HP unveiled its private cloud model for the Australian market, revealing it had been working on the platform locally for about six months.
It plans to release the names of its first customers early in the New Year.
As with other private cloud models already being advanced locally by rivals such as Telstra, Optus, Fujitsu and CSC, HP's offering includes giving customers the ability to dynamically provision underlying infrastructure (infrastructure as a service) through a self-service portal. HP is also providing a number of standardised technology stacks including operating systems and business applications from the likes of Microsoft, Oracle and SAP.
The local head of the company's Enterprise Services division (formerly EDS), David Caspari, was quick to talk up the advantages of the platform, which HP dubs 'Utility Services' and is the local facet of its global cloud computing play.
Caspari said HP was "the largest IT company in the world", with some 300,000 staff globally, and that this scale meant HP's global product development capabilities were unmatched and that this factor would flow through to the company's local private cloud deployments.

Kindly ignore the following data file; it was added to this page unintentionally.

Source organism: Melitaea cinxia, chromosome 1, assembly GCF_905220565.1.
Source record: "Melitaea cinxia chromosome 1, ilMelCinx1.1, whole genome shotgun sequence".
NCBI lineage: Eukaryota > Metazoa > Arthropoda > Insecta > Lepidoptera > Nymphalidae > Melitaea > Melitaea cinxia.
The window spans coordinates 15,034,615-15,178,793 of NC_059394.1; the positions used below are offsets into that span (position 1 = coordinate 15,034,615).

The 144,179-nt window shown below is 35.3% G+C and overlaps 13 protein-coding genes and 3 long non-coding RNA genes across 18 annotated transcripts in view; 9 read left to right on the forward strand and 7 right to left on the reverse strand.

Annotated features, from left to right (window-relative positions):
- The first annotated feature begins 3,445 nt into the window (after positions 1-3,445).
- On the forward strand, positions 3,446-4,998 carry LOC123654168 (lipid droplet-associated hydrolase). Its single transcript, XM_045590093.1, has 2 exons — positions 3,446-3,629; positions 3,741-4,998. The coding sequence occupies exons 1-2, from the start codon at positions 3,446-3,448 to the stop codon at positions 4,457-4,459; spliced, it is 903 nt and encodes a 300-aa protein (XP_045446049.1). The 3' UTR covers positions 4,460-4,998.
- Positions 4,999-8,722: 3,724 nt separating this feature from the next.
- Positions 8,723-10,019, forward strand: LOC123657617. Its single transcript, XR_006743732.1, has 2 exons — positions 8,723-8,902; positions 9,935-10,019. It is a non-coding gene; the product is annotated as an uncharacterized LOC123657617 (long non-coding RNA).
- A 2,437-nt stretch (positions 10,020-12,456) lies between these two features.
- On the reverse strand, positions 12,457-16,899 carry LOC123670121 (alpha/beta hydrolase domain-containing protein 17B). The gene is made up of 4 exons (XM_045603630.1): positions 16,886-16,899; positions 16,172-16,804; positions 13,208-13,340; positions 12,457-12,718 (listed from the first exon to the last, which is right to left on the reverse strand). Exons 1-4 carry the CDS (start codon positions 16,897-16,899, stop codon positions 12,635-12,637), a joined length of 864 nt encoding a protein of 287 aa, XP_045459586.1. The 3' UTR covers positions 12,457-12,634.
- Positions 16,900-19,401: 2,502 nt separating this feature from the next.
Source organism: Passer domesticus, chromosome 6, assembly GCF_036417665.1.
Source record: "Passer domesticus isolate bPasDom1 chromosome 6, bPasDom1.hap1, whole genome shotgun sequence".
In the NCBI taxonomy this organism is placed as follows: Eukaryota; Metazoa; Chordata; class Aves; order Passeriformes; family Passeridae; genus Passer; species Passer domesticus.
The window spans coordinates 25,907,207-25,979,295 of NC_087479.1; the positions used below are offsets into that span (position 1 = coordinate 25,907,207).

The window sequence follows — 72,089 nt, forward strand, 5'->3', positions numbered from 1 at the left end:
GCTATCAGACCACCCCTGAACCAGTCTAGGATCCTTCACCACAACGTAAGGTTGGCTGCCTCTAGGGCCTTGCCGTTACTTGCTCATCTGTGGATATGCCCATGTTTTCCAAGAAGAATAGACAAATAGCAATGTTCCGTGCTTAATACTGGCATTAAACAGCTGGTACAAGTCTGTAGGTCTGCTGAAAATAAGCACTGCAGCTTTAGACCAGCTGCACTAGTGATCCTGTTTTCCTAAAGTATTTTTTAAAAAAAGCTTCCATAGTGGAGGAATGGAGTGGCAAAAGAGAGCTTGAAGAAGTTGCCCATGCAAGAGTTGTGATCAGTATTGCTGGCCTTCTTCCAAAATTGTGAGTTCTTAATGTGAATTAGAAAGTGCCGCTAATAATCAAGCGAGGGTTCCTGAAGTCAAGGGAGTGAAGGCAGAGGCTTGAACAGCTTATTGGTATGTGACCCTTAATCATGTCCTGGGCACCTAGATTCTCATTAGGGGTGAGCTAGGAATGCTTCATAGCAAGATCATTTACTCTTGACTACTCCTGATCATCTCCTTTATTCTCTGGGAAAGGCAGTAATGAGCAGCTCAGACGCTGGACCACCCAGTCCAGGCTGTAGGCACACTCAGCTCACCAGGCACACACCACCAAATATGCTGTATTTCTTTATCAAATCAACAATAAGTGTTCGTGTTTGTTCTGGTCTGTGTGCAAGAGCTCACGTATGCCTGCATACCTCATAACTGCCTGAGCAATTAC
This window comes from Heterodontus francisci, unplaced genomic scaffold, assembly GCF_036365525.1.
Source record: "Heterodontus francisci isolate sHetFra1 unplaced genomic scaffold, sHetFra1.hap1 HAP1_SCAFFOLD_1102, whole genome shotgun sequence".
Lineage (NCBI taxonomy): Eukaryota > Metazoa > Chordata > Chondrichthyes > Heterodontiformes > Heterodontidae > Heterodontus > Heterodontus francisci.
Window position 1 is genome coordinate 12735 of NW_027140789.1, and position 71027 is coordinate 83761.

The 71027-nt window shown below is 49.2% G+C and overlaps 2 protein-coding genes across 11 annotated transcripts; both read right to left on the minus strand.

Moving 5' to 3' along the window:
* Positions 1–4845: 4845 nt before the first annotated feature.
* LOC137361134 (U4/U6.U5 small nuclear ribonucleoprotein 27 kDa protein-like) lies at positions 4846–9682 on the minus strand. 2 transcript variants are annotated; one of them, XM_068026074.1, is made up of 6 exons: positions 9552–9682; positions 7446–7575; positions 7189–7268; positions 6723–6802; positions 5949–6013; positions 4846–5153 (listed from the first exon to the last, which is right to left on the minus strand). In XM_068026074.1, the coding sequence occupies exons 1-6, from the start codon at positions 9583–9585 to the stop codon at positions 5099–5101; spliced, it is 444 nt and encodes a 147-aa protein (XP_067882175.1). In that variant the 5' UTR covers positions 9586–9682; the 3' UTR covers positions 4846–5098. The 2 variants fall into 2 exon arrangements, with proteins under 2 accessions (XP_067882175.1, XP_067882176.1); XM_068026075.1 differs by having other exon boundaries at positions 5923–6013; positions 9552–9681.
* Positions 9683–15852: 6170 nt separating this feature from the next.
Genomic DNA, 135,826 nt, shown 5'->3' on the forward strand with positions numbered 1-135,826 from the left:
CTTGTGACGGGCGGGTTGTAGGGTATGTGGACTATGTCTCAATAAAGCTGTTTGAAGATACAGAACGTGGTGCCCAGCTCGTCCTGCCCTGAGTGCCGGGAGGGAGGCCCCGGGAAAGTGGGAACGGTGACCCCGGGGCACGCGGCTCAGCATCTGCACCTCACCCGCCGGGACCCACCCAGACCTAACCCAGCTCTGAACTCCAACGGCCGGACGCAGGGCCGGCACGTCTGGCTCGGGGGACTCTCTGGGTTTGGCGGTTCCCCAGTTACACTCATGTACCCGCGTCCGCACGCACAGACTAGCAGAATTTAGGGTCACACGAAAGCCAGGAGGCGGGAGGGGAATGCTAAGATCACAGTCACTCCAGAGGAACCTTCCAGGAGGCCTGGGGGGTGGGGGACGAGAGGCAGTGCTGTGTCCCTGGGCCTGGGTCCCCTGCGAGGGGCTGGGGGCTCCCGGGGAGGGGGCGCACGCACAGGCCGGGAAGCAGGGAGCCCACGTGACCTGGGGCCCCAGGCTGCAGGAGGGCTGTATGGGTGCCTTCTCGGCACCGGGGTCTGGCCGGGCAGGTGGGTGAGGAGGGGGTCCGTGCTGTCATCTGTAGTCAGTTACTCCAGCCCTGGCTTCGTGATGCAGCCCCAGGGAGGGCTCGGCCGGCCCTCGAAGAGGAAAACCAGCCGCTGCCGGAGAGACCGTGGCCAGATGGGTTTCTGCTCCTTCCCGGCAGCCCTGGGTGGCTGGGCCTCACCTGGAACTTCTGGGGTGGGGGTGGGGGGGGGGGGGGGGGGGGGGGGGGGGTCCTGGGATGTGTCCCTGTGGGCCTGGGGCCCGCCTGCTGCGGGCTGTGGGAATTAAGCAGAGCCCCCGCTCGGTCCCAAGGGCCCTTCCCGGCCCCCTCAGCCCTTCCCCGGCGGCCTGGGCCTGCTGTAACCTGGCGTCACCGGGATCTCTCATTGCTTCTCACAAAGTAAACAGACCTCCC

"It's something that should not be underestimated," he said.
Caspari said the ability to evolve and develop the company's cloud platform with "hundreds, maybe thousands" of clients in multiple geographies gave HP "an incredible advantage.”
HP's local head of Utility Services, David Fox, said developing the model in Australia had taken the company about six months and it wanted to ensure it had the right capability and information to take to the market.
Fox backed Caspari's comments about the quality and breadth of the offering, claiming HP's model was "more comprehensive" than its rivals, offering infrastructure, platform and software as a service.
The pair also gave a number of examples of how granular the company's offering could be; noting that commitments to use the Utility Services model usually ranged from a year up to five years. But this can be broken up into three monthly cycles where organisations could flex their requirements up and down and gaining complete transparency around pricing from within the self-service portal. In addition, there are different tiers of service to match each customer's differing needs.
As with other private cloud providers, all customer data will remain within Australia to avoid regulatory headaches; but capitalising on global lessons.